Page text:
'Well … We're not desperate,' she clarified. 'We get by. Why would Draven pick us? Some tiny theatre in a tiny backwater in Australia?'
But an equally tiny part of Kenzie already knew. It was as clear as the polished wine glasses stacked up behind Lexi in Rivervue's interval bar. Ron de Vue. Town patron. Post-war Hollywood star. All-Aussie larrikin. The man this theatre was named for. The man adored by the whole town. The whole world.
The part that didn't know him, anyway.
Ugh. Could she not keep away from his memory for just five minutes?
'Why does Draven pick anyone?' Lexi managed. She started flipping through the stack of pages as though the answer might be printed within.
The black USB drive that came with it nearly slid off onto the floor. 'It's part of his mystique.'
'Maybe this is the council?' Kenzie hedged, hoping to be right. 'Could they have done this as part of their plans for the bicentennial? A commission or something? An opportunity to help raise the profile of Brachen?'
Bitterness stained Lexi's voice. 'I don't think Brachen Shire has the imagination for this. Or the pull.'
'Besides. If this is a Draven, then it's probably not going to end well for Brachen. He's about the last person you'd commission to celebrate something.'
Yeah. The playwright didn't exactly pull punches. He'd made a career from stripping things painfully bare.
Assuming Draven was even a 'he'. Could be a 'she', could be a 'they'- no-one knew. That was the whole point.
Lexi separated the wad of script midway like a magician cutting cards and read for a moment.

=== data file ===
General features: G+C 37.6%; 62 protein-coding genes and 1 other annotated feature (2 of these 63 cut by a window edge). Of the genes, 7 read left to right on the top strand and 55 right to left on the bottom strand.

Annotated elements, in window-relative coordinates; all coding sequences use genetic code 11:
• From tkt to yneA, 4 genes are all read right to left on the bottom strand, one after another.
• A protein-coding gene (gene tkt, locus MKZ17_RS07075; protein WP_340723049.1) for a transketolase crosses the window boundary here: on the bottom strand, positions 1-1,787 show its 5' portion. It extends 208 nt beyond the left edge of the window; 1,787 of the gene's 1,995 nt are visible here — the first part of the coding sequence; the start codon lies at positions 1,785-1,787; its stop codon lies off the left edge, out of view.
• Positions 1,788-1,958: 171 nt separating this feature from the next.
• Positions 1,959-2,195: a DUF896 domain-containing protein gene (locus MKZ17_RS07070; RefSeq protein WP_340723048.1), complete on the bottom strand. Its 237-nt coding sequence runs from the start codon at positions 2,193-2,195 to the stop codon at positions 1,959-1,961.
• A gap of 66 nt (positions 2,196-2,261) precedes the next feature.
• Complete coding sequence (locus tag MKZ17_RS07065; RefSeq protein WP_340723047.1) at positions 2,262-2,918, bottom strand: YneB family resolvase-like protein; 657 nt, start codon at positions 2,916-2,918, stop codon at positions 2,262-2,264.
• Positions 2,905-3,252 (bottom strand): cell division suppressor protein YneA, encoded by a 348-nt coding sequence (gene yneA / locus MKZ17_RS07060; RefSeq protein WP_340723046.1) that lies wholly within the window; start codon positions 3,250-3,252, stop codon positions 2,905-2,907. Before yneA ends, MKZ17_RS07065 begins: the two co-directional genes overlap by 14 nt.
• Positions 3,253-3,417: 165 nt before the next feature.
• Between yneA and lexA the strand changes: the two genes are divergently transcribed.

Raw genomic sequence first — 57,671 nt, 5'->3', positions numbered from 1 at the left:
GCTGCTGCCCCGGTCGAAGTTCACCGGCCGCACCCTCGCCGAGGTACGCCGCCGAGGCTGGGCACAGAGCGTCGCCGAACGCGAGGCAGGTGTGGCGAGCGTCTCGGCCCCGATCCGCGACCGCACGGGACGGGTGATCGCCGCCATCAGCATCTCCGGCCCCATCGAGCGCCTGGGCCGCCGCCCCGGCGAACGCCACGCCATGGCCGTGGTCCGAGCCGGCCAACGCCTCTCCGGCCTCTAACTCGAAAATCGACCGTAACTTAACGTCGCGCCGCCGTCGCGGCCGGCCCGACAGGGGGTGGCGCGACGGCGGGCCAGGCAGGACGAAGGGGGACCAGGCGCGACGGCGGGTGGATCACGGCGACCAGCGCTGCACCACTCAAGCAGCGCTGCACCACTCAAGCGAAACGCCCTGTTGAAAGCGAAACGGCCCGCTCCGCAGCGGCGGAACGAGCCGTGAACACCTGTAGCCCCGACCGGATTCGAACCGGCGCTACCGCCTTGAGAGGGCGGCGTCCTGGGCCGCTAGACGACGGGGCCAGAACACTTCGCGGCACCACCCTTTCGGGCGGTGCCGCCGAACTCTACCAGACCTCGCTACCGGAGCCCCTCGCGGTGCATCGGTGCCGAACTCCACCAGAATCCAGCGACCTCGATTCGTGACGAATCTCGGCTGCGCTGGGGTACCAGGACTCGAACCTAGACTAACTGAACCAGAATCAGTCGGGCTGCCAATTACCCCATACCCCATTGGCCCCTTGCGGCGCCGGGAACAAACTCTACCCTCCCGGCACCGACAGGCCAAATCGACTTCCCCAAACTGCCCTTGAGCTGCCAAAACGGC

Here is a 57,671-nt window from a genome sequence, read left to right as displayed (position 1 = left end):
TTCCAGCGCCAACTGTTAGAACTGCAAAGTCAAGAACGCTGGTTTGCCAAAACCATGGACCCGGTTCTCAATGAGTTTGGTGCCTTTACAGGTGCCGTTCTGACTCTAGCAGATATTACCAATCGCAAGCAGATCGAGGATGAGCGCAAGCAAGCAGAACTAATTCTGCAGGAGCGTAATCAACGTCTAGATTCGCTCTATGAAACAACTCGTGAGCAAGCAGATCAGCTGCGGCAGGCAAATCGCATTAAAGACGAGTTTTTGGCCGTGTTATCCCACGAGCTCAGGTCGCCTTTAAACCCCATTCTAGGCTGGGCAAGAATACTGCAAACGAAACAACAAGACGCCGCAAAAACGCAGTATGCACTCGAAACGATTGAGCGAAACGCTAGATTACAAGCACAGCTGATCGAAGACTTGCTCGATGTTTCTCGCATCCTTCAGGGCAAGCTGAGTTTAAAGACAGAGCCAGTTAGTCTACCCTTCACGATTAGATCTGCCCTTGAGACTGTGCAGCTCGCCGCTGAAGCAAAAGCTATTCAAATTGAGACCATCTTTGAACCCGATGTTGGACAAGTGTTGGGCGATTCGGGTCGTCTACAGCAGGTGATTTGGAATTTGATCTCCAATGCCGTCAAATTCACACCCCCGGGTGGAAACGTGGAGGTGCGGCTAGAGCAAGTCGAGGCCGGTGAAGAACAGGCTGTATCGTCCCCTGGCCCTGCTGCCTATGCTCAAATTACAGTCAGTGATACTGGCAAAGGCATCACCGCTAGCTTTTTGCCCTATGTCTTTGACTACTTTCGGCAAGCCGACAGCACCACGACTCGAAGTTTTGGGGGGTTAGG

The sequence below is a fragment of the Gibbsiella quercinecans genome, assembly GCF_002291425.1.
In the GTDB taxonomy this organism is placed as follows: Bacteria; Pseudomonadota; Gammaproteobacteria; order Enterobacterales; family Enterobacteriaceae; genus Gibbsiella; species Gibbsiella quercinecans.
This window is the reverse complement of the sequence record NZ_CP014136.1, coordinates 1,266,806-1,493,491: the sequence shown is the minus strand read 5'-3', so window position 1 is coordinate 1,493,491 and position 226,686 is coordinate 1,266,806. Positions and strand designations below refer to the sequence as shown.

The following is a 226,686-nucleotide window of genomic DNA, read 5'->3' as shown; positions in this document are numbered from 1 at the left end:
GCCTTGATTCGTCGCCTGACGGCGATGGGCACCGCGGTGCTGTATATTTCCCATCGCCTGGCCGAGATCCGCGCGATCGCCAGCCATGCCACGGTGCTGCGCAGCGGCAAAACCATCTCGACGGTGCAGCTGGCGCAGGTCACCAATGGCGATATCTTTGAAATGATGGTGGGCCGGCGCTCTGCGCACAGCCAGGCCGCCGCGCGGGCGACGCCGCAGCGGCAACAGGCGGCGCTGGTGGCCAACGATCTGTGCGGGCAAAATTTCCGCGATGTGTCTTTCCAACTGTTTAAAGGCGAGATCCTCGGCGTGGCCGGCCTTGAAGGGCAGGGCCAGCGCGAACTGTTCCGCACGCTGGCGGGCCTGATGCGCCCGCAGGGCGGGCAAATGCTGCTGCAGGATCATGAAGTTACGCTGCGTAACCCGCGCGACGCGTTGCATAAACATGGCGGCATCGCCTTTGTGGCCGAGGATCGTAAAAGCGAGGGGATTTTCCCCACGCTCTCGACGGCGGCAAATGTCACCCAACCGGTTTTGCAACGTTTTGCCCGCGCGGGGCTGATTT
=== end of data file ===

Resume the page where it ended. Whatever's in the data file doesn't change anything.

'It's gotta be a forgery, though,' Kenzie mused. 'Or a publicity stunt?'
Lexi kept reading. 'I don't think so.'
'Why? Because it came correctly parcelled up?' The internet abhorred a vacuum. When so little was known about someone it was easy to fill it with trivialities. Like rubber bands and wax paper. 'That's all public information; anyone could know that. It's a hoax.'
'I … I can't explain it. It just feels right.' Lexi gathered it all to her chest and stood. 'I'm going to read it. Now. It's the only way to know for sure.'
'Are you familiar enough with Draven's work to be able to tell?'
The look made an encore. 'I've read them all Mackenzie. All of them. Show me a theatre director who hasn't.' Then she sagged against the closest bar stool, out of breath. 'This is like winning the lottery. I don't know how to be.'
If this was about Ron de Vue … If this was going to stir everything up again just as things were starting to settle down, then it was no lottery win.
Not for her. It was a curse. Equal parts devastating and metamorphic …
'I'll be at my desk.' Lexi stumbled towards the stairs that led up to the control room, office space and upstairs lounge. The level that afforded the best views of the river and the prettiest valley streets in all of Brachen. Where the beautiful people liked to sip their wine and be seen.